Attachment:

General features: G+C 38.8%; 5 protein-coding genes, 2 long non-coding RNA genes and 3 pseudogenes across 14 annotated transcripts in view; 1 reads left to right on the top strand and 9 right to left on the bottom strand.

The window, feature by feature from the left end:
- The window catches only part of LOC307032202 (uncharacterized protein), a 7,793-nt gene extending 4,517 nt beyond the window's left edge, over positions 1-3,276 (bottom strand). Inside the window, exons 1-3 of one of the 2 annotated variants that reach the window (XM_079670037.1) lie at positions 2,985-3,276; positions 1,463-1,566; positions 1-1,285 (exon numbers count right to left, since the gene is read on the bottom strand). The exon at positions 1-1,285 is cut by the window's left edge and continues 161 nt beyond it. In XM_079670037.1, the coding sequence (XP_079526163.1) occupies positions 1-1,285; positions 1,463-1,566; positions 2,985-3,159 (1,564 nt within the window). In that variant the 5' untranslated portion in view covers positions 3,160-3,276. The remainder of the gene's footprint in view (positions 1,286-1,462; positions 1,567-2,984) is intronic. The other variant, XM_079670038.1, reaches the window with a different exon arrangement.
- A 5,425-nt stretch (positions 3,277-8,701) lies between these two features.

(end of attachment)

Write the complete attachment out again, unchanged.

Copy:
General features: G+C 38.8%; 5 protein-coding genes, 2 long non-coding RNA genes and 3 pseudogenes across 14 annotated transcripts in view; 1 reads left to right on the top strand and 9 right to left on the bottom strand.

The window, feature by feature from the left end:
- The window catches only part of LOC307032202 (uncharacterized protein), a 7,793-nt gene extending 4,517 nt beyond the window's left edge, over positions 1-3,276 (bottom strand). Inside the window, exons 1-3 of one of the 2 annotated variants that reach the window (XM_079670037.1) lie at positions 2,985-3,276; positions 1,463-1,566; positions 1-1,285 (exon numbers count right to left, since the gene is read on the bottom strand). The exon at positions 1-1,285 is cut by the window's left edge and continues 161 nt beyond it. In XM_079670037.1, the coding sequence (XP_079526163.1) occupies positions 1-1,285; positions 1,463-1,566; positions 2,985-3,159 (1,564 nt within the window). In that variant the 5' untranslated portion in view covers positions 3,160-3,276. The remainder of the gene's footprint in view (positions 1,286-1,462; positions 1,567-2,984) is intronic. The other variant, XM_079670038.1, reaches the window with a different exon arrangement.
- A 5,425-nt stretch (positions 3,277-8,701) lies between these two features.